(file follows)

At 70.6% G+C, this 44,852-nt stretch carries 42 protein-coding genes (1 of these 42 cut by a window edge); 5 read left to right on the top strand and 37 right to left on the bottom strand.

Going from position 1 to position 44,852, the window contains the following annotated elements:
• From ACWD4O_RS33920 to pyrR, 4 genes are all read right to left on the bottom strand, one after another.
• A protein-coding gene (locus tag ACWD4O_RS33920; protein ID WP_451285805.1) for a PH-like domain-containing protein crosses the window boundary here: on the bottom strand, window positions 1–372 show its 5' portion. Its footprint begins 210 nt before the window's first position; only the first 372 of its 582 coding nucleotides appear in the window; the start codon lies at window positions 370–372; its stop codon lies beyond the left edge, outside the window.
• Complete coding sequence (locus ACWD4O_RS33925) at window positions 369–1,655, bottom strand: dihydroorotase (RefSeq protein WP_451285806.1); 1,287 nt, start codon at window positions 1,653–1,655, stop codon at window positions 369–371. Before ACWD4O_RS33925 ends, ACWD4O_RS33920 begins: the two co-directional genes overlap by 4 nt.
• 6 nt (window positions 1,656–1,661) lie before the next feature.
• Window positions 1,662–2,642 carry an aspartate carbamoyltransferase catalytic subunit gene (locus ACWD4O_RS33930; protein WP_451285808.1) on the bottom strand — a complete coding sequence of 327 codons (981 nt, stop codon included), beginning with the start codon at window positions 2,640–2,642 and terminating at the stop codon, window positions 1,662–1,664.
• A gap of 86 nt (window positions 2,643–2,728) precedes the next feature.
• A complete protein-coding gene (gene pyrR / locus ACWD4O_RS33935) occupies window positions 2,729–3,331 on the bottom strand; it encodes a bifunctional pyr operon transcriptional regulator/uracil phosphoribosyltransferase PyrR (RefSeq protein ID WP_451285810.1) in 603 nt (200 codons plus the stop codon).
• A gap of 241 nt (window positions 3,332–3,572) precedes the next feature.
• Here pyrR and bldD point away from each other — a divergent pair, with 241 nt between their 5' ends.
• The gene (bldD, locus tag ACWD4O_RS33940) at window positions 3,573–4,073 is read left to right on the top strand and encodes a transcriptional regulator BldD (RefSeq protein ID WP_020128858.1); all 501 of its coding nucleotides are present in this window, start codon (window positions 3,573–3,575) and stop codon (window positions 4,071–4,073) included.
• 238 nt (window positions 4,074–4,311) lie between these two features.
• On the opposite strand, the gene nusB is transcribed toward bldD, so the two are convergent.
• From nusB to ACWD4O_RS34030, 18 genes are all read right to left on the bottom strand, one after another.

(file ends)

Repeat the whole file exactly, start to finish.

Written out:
At 70.6% G+C, this 44,852-nt stretch carries 42 protein-coding genes (1 of these 42 cut by a window edge); 5 read left to right on the top strand and 37 right to left on the bottom strand.

Going from position 1 to position 44,852, the window contains the following annotated elements:
• From ACWD4O_RS33920 to pyrR, 4 genes are all read right to left on the bottom strand, one after another.
• A protein-coding gene (locus tag ACWD4O_RS33920; protein ID WP_451285805.1) for a PH-like domain-containing protein crosses the window boundary here: on the bottom strand, window positions 1–372 show its 5' portion. Its footprint begins 210 nt before the window's first position; only the first 372 of its 582 coding nucleotides appear in the window; the start codon lies at window positions 370–372; its stop codon lies beyond the left edge, outside the window.
• Complete coding sequence (locus ACWD4O_RS33925) at window positions 369–1,655, bottom strand: dihydroorotase (RefSeq protein WP_451285806.1); 1,287 nt, start codon at window positions 1,653–1,655, stop codon at window positions 369–371. Before ACWD4O_RS33925 ends, ACWD4O_RS33920 begins: the two co-directional genes overlap by 4 nt.
• 6 nt (window positions 1,656–1,661) lie before the next feature.
• Window positions 1,662–2,642 carry an aspartate carbamoyltransferase catalytic subunit gene (locus ACWD4O_RS33930; protein WP_451285808.1) on the bottom strand — a complete coding sequence of 327 codons (981 nt, stop codon included), beginning with the start codon at window positions 2,640–2,642 and terminating at the stop codon, window positions 1,662–1,664.
• A gap of 86 nt (window positions 2,643–2,728) precedes the next feature.
• A complete protein-coding gene (gene pyrR / locus ACWD4O_RS33935) occupies window positions 2,729–3,331 on the bottom strand; it encodes a bifunctional pyr operon transcriptional regulator/uracil phosphoribosyltransferase PyrR (RefSeq protein ID WP_451285810.1) in 603 nt (200 codons plus the stop codon).
• A gap of 241 nt (window positions 3,332–3,572) precedes the next feature.
• Here pyrR and bldD point away from each other — a divergent pair, with 241 nt between their 5' ends.
• The gene (bldD, locus tag ACWD4O_RS33940) at window positions 3,573–4,073 is read left to right on the top strand and encodes a transcriptional regulator BldD (RefSeq protein ID WP_020128858.1); all 501 of its coding nucleotides are present in this window, start codon (window positions 3,573–3,575) and stop codon (window positions 4,071–4,073) included.
• 238 nt (window positions 4,074–4,311) lie between these two features.
• On the opposite strand, the gene nusB is transcribed toward bldD, so the two are convergent.
• From nusB to ACWD4O_RS34030, 18 genes are all read right to left on the bottom strand, one after another.